Major Lazer – Considering it’s really just a DJ doing the music side of things, these guys put on a show. Dancers, MCs, guys getting into blow up balls and walking over the crowd and so much energy. They know how to get the crowd going.
Jungle: I love Jungle’s music as it’s a bit different to anything out there right now. They are also great musically and didn’t disappoint on this occasion. They were playing in the unfortunate tent venue, which had the most awful sound of any of the stages and they still sounded good.
Apart from the music, we also two really amazing arts performances:
Zen del Sur: Heian – This Spanish dance company put on a beautiful show with two dancers, a cellist and a percussionist, combined music, acro dance and circus.
Fuerza Brutat – Giant Street Theatre: This Argentinian act was probably one of the highlights of my festival. To begin the show you are let into a kind of arena. Then some performers begin drumming and singing this kind of frantic song/chant. The performance happens all around, but mostly above you. It started with people flying in on ropes, suspended from a structure above.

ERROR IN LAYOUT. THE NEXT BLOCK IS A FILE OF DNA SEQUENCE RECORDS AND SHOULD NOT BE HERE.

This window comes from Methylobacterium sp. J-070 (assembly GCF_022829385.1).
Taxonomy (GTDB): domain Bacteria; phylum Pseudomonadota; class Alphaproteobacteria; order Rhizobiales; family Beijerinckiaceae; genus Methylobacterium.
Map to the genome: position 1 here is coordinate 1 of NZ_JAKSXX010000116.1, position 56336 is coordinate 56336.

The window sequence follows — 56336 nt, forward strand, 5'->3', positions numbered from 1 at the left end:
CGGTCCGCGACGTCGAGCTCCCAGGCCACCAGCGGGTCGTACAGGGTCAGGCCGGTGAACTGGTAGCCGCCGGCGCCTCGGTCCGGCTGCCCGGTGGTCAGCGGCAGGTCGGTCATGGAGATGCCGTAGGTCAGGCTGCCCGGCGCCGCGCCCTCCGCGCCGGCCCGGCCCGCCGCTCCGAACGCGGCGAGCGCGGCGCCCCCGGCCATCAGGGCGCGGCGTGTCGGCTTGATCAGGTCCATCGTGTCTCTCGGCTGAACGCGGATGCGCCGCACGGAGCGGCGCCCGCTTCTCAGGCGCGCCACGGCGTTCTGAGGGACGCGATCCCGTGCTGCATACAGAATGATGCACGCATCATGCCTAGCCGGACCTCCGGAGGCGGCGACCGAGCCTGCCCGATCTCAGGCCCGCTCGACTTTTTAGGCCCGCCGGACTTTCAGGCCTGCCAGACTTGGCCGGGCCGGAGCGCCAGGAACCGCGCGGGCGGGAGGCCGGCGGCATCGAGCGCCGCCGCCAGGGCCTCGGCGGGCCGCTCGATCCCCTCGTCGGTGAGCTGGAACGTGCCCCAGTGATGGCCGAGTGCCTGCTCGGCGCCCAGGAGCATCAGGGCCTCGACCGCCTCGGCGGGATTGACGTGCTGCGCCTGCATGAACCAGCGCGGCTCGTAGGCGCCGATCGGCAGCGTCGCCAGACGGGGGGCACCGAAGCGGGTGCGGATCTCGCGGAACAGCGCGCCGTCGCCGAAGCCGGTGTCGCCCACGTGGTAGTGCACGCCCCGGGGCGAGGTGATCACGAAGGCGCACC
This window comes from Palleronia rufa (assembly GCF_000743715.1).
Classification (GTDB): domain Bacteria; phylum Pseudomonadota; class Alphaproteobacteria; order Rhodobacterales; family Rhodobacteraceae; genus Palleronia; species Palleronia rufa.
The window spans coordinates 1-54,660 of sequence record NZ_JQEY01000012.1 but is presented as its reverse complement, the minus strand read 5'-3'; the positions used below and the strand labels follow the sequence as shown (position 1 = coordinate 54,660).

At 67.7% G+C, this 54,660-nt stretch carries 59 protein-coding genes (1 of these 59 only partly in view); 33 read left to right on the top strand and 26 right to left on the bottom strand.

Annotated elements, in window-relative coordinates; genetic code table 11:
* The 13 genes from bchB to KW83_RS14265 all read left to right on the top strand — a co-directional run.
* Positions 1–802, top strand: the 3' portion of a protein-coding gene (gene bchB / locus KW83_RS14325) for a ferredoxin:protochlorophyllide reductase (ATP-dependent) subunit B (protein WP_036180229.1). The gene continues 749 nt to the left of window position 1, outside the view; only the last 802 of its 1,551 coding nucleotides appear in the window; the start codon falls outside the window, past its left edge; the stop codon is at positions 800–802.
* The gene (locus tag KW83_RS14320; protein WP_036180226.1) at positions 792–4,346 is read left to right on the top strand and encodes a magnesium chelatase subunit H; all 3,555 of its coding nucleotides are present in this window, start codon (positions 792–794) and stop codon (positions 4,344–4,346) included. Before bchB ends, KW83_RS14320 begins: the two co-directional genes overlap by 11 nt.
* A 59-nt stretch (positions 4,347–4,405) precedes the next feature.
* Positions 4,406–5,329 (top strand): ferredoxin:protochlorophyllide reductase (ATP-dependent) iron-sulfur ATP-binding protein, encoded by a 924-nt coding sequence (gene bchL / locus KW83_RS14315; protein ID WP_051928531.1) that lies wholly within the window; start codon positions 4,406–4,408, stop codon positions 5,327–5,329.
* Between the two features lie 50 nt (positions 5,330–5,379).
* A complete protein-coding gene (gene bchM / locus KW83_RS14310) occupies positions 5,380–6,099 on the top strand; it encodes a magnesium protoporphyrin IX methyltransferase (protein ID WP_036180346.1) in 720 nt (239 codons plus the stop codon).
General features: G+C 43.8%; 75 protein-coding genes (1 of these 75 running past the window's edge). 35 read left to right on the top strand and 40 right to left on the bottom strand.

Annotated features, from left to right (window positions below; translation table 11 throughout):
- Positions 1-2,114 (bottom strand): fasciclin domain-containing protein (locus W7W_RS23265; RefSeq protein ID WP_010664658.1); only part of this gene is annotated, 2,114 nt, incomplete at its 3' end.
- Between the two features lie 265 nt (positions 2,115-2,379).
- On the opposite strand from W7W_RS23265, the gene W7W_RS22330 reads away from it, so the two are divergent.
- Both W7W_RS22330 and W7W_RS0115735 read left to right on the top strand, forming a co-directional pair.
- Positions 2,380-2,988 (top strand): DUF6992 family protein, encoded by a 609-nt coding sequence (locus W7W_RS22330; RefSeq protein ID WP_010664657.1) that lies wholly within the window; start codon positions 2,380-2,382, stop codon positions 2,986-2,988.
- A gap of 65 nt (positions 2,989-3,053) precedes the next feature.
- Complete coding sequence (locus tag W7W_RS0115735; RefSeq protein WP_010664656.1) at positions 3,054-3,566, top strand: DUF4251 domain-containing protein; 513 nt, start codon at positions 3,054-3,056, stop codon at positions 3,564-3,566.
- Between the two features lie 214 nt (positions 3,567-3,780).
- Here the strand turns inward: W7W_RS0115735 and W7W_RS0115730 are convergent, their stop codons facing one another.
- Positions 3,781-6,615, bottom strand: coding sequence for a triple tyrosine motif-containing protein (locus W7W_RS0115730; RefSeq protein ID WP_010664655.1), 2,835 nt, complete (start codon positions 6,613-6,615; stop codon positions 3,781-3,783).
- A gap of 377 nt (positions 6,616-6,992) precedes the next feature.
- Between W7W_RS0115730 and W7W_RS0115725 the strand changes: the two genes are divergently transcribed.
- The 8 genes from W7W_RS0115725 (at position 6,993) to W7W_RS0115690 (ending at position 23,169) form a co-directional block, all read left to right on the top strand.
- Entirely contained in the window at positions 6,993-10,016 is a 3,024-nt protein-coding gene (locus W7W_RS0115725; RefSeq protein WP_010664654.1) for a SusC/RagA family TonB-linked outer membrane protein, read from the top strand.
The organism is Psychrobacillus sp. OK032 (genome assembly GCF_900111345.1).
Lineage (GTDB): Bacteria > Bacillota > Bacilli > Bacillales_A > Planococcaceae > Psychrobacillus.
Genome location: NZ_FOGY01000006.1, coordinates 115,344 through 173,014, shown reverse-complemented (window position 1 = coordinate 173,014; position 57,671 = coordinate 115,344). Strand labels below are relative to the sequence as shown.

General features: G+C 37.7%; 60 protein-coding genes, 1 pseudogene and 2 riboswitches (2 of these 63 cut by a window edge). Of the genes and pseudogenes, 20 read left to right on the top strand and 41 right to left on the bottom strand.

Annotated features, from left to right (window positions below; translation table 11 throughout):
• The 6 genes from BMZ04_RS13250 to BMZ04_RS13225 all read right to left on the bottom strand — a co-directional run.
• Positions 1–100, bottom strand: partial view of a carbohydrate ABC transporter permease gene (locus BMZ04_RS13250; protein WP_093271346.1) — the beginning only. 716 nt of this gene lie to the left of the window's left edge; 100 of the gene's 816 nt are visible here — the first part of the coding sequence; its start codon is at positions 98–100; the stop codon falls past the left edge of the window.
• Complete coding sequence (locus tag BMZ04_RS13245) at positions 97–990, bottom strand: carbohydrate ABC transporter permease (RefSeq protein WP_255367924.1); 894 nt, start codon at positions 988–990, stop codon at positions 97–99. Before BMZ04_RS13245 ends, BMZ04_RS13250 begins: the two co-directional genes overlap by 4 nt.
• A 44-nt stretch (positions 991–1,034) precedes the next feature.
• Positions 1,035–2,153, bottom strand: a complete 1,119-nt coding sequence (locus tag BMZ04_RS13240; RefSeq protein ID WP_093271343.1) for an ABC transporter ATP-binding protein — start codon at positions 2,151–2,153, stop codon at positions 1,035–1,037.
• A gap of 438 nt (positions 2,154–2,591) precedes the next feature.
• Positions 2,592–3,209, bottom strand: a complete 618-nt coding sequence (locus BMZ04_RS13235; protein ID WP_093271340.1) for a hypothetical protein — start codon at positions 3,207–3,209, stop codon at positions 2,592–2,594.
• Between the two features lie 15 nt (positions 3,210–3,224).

As the show proceeds, the whole audience is covered by a large parachute type cover, then a large plastic bubble, performers walk over the top and drop in suspended through holes, they take audience members up through the holes with them, people fly in wind tunnels, there are lights, fans, music, you are immersed. Then it is all removed, you are left with the drummers from the start and to finish, half the audience gets showered with water.
It was an assault on the senses in the best kind of way. I was in awe the whole time. Simply amazing. One of the most engaging shows I have ever been a part of.
Both Budapest and the Sziget festival were experiences to remember. I love Budapest and could see myself spending more time there quite happily. Sziget was full on, by I’m so glad we moved things around to go. By the end of it all, I think we both felt we needed a holiday from our holiday, but at the same time richer for the experience.